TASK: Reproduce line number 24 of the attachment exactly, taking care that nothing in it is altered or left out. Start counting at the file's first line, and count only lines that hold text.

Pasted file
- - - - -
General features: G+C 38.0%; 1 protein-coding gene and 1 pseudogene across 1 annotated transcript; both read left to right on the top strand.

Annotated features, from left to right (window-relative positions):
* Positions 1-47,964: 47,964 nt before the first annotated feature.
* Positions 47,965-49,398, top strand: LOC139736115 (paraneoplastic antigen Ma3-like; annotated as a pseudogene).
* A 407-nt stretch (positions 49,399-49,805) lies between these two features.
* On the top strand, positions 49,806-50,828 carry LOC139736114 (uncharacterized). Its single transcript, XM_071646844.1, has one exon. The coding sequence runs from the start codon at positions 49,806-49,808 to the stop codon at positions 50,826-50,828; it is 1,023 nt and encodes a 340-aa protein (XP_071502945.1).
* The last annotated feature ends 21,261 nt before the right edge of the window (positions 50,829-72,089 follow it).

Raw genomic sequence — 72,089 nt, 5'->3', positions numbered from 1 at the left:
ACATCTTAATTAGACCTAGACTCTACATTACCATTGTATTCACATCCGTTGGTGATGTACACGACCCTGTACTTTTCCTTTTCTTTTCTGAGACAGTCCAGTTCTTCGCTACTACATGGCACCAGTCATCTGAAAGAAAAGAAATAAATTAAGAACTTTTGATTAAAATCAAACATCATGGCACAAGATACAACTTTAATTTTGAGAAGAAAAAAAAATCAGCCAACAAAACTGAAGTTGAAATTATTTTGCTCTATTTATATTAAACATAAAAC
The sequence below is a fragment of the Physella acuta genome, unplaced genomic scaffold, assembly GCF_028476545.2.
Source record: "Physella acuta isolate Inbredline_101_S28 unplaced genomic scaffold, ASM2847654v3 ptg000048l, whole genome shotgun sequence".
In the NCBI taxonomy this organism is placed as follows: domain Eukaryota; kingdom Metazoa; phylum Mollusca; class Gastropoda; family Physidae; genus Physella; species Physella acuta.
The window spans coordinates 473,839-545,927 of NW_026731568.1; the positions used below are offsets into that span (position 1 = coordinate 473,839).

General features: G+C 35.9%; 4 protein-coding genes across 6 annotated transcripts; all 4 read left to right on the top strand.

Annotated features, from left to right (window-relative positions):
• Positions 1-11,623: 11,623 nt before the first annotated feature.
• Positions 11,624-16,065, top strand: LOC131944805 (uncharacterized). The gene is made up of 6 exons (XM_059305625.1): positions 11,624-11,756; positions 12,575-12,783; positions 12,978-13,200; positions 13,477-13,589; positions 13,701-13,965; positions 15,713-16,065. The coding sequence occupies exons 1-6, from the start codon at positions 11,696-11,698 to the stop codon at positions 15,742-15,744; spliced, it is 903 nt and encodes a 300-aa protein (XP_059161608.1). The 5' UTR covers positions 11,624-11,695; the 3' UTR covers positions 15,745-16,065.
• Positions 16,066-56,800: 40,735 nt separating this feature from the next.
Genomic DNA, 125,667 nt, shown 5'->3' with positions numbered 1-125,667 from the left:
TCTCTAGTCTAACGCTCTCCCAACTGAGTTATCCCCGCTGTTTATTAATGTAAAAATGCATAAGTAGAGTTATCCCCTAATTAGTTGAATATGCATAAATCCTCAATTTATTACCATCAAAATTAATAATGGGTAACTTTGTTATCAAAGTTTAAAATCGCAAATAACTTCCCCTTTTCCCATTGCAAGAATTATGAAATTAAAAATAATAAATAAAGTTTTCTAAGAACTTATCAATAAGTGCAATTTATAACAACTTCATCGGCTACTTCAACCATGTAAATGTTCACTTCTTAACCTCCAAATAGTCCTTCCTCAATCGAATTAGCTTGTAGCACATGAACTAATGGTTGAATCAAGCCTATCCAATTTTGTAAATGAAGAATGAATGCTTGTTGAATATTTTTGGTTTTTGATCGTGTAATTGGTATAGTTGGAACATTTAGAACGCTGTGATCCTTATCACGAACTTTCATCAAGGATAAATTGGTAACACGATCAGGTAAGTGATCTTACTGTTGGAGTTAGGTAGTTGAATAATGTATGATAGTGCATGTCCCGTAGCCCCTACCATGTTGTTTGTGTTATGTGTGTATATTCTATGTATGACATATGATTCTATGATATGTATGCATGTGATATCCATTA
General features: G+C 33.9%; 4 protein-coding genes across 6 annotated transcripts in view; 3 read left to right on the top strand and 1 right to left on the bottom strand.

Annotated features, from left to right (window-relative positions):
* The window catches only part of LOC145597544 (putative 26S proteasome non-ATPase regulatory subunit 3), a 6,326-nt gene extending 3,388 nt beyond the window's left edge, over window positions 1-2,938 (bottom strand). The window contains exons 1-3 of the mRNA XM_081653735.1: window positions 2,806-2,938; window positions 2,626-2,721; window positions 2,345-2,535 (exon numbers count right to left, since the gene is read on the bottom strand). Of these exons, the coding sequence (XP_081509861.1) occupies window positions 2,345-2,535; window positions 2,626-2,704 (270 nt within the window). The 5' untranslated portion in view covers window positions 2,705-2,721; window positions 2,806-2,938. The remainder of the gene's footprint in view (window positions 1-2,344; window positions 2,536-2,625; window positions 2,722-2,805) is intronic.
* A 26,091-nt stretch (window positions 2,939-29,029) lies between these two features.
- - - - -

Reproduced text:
* A 26,091-nt stretch (window positions 2,939-29,029) lies between these two features.